By now, most people likely have heard about the US Supreme Court’s decision in Comcast Corp. v. Behrend on March 27, 2013. Comcast is a lawsuit brought by cable subscribers who claim that Comcast monopolized Philadelphia’s cable market through “anticompetitive clustering.” The lower courts had ruled that a class of as many as two million cable subscribers in the Philadelphia area could bring their claims collectively in a single class action. The Supreme Court, however, ruled that class-wide treatment of these claims was improper because the plaintiffs did not provide a class-wide method for calculating the individual subscriber’s damages.  

In an opinion authored by Justice Scalia and joined by Chief Justice Roberts and Justices Kennedy, Thomas and Alito, the Court began by reaffirming the standards that apply when determining whether Rule 23’s requirements are satisfied.  In accord with its 2011 decision in Wal-Mart v. Dukes, the Court explained that parties must satisfy the requirements for class certification with “evidentiary proof” and that courts must undertake a “rigorous analysis” when evaluating whether those requirements are met, even if that analysis overlaps with the merits in the case. The Court continued by holding that a party seeking class certification must offer a class-wide means for calculating damages. The Court then explained that the plaintiffs in Comcast had failed to do this.  As the Court explained, “under the proper standard for evaluating certification, respondents’ model falls far short of establishing that damages are capable of measurement on a classwide basis.” 

Comcast is a profoundly significant and positive development for companies facing class actions.  In holding that a plaintiff seeking certification of a damages class under Rule 23(b)(3) must establish, through “evidentiary proof,” that damages can be measured on a classwide basis, Comcast imposes a significant hurdle to certification in cases where individual damage calculations are required.  Comcast also makes clear that the trial court must probe the merits of the claim at the certification stage to ensure that the method for measuring damages (or for proving other elements of their claims) fits the plaintiffs’ theories of liability and is not arbitrary.  The Court’s decision will make it substantially more difficult for many purported class actions to obtain certification, and will render vulnerable many classes that have already been certified. 

Comcast also should make it more challenging for plaintiffs bringing consumer fraud claims to obtain class certification. Indeed, earlier this week, the Supreme Court confirmed that Comcast is relevant outside of the antitrust context and could present obstacles to class-wide treatment of consumer protection claims when it vacated the decision in In re Whirlpool Corp. Front-Loading Washer Products Liability Litigationand instructed the Sixth Circuit to revisit, in light of Comcast, whether that case could go forward as a class action.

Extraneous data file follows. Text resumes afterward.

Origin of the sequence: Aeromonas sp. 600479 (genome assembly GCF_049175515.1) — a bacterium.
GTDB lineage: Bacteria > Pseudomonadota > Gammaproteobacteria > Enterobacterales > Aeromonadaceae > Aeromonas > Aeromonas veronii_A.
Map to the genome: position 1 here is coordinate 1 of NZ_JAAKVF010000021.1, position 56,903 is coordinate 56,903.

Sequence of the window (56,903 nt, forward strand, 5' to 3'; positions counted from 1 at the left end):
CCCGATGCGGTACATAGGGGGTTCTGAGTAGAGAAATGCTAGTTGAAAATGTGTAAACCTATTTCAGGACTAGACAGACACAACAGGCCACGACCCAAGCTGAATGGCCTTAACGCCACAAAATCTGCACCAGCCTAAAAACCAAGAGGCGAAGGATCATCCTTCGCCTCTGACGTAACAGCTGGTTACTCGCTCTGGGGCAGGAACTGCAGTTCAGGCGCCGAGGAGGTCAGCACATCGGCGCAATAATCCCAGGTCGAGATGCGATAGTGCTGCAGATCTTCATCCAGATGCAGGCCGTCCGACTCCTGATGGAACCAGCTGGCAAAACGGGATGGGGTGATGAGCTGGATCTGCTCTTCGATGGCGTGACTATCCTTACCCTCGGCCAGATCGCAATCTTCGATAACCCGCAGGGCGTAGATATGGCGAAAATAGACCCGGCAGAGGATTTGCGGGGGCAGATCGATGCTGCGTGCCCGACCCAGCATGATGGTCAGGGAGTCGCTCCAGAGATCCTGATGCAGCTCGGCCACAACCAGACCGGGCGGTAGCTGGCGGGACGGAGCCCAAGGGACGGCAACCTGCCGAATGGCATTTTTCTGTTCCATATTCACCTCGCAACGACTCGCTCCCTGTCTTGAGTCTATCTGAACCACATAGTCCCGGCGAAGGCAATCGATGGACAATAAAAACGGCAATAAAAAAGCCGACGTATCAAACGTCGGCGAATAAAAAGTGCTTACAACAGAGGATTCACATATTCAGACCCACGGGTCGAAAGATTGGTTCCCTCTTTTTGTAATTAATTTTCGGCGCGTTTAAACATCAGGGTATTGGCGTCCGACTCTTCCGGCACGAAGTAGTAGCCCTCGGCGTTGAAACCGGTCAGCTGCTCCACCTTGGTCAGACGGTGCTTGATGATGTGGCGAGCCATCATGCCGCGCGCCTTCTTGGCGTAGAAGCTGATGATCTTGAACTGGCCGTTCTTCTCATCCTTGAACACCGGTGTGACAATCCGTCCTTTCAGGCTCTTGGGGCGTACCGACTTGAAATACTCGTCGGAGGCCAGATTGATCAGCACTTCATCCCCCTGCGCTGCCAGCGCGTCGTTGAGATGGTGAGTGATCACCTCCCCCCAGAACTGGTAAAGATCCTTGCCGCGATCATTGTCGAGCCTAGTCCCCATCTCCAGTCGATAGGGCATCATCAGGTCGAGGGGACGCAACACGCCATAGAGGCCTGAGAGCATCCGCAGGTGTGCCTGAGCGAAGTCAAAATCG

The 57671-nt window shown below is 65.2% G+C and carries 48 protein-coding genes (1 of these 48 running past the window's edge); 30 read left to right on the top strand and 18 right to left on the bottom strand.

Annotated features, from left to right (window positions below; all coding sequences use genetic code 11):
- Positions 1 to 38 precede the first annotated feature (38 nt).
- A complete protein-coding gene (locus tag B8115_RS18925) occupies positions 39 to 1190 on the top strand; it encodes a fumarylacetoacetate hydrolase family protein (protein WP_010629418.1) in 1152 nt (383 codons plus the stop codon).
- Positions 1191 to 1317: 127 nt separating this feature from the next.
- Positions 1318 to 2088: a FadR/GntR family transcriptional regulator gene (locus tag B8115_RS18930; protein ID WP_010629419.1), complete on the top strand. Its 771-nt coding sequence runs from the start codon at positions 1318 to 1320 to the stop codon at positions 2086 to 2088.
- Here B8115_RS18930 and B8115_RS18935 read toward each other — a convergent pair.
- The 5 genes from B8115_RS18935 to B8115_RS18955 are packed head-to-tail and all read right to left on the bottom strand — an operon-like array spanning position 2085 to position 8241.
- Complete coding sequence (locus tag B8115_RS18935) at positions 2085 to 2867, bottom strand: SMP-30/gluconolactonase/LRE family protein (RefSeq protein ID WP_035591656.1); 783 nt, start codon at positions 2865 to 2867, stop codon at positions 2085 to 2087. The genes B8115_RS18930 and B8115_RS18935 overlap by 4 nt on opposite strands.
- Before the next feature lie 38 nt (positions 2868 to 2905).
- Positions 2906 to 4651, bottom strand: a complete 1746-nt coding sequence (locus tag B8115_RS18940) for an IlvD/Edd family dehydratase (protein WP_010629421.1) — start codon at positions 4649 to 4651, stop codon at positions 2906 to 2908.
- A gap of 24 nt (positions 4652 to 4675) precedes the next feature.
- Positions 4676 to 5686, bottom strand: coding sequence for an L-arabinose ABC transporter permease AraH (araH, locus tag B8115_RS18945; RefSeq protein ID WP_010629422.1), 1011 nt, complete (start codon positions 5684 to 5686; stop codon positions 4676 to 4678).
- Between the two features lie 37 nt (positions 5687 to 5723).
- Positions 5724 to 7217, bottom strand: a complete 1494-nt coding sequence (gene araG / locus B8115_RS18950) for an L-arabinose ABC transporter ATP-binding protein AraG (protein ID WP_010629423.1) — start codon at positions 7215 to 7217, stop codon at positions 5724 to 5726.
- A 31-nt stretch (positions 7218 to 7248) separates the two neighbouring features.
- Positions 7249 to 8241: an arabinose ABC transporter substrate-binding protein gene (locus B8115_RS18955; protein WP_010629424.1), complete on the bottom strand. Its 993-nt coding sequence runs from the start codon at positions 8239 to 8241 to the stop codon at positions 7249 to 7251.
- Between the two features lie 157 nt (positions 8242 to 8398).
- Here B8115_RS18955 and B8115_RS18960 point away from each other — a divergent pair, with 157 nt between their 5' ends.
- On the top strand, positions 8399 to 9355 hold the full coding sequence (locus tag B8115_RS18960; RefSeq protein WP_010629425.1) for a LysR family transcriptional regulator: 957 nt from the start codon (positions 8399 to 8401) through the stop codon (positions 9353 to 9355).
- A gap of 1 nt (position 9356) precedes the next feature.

Whilrpool is a lawsuit brought by purchasers of certain Whirlpool washing machines who claim those machines were defective. The lawsuit claims that, as a result of certain design features, residue accumulates in the brands of washing machines which can cause mold and mildew to grow inside the machines, resulting in ruined laundry and offensive odors. The trial court certified a class of all Ohio consumers who had purchased these washing machines for domestic use.  Whirlpool argued that treating all purchasers of these washing machines on a class-wide basis would be improper for several reasons, including that many consumers never experienced a mold problem and that consumers’ laundry habits and experiences with the machines varied widely. Despite such differences, the lower courts concluded that class certification was appropriate. The trial court explained that whether some consumers had not experienced a mold problem was a merits question that did not prevent it from certifying a class.  The Sixth Circuit also rejected Whirlpool’s argument that many consumers never experienced a mold problem, explaining that “the class plaintiffs may be able to show that each class member was injured at the point of sale upon paying a premium price” even if their machines had not manifested a defect. 

Although it is not entirely clear what the Sixth Circuit will do now that the Supreme Court has returned the case to it, defendants certainly have arguments that the lower courts’ approach violated the standard set forth in Comcast. For instance, Comcast holds that plaintiffs must come forward with “evidentiary proof” to satisfy the requirements of Rule 23, and cannot offer only an assurance that they “may be able” to prove something at trial. Moreover, Comcast holds that, for a class action seeking damages to proceed, those damages must be capable of class-wide resolution. The company thus can argue that individual damages questions, among other things, prevent plaintiffs’ claims from proceeding on a class-wide basis.  

Whatever direction the Sixth Circuit takes, the fact that the Supreme Court sent the case back to the lower courts based on Comcast makes one lesson clear: Comcast will have significant implications for class actions seeking monetary damages in many contexts, including consumer fraud cases.